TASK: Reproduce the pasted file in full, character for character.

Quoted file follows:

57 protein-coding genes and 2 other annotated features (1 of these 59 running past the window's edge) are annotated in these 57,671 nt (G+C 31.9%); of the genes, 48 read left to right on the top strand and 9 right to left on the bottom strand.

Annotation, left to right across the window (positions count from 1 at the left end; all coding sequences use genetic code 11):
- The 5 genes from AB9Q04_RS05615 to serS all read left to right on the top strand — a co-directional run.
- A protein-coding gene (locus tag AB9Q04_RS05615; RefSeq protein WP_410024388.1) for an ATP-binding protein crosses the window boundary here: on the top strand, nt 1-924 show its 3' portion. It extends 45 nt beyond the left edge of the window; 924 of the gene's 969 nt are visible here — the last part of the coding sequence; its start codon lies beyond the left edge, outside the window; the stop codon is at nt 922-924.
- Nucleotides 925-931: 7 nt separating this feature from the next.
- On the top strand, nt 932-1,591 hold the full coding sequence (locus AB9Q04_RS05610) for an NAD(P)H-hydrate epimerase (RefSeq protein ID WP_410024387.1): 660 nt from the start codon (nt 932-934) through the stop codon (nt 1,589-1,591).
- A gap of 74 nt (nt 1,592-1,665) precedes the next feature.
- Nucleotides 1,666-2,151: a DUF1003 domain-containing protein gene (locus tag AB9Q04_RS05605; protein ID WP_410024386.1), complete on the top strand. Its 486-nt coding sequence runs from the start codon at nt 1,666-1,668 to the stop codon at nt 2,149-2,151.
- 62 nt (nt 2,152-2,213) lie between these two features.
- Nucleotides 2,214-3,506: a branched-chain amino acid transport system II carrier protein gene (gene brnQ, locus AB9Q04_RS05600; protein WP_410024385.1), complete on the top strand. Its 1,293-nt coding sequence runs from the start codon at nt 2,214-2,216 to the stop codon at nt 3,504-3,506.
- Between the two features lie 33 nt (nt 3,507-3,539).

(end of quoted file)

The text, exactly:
57 protein-coding genes and 2 other annotated features (1 of these 59 running past the window's edge) are annotated in these 57,671 nt (G+C 31.9%); of the genes, 48 read left to right on the top strand and 9 right to left on the bottom strand.

Annotation, left to right across the window (positions count from 1 at the left end; all coding sequences use genetic code 11):
- The 5 genes from AB9Q04_RS05615 to serS all read left to right on the top strand — a co-directional run.
- A protein-coding gene (locus tag AB9Q04_RS05615; RefSeq protein WP_410024388.1) for an ATP-binding protein crosses the window boundary here: on the top strand, nt 1-924 show its 3' portion. It extends 45 nt beyond the left edge of the window; 924 of the gene's 969 nt are visible here — the last part of the coding sequence; its start codon lies beyond the left edge, outside the window; the stop codon is at nt 922-924.
- Nucleotides 925-931: 7 nt separating this feature from the next.
- On the top strand, nt 932-1,591 hold the full coding sequence (locus AB9Q04_RS05610) for an NAD(P)H-hydrate epimerase (RefSeq protein ID WP_410024387.1): 660 nt from the start codon (nt 932-934) through the stop codon (nt 1,589-1,591).
- A gap of 74 nt (nt 1,592-1,665) precedes the next feature.
- Nucleotides 1,666-2,151: a DUF1003 domain-containing protein gene (locus tag AB9Q04_RS05605; protein ID WP_410024386.1), complete on the top strand. Its 486-nt coding sequence runs from the start codon at nt 1,666-1,668 to the stop codon at nt 2,149-2,151.
- 62 nt (nt 2,152-2,213) lie between these two features.
- Nucleotides 2,214-3,506: a branched-chain amino acid transport system II carrier protein gene (gene brnQ, locus AB9Q04_RS05600; protein WP_410024385.1), complete on the top strand. Its 1,293-nt coding sequence runs from the start codon at nt 2,214-2,216 to the stop codon at nt 3,504-3,506.
- Between the two features lie 33 nt (nt 3,507-3,539).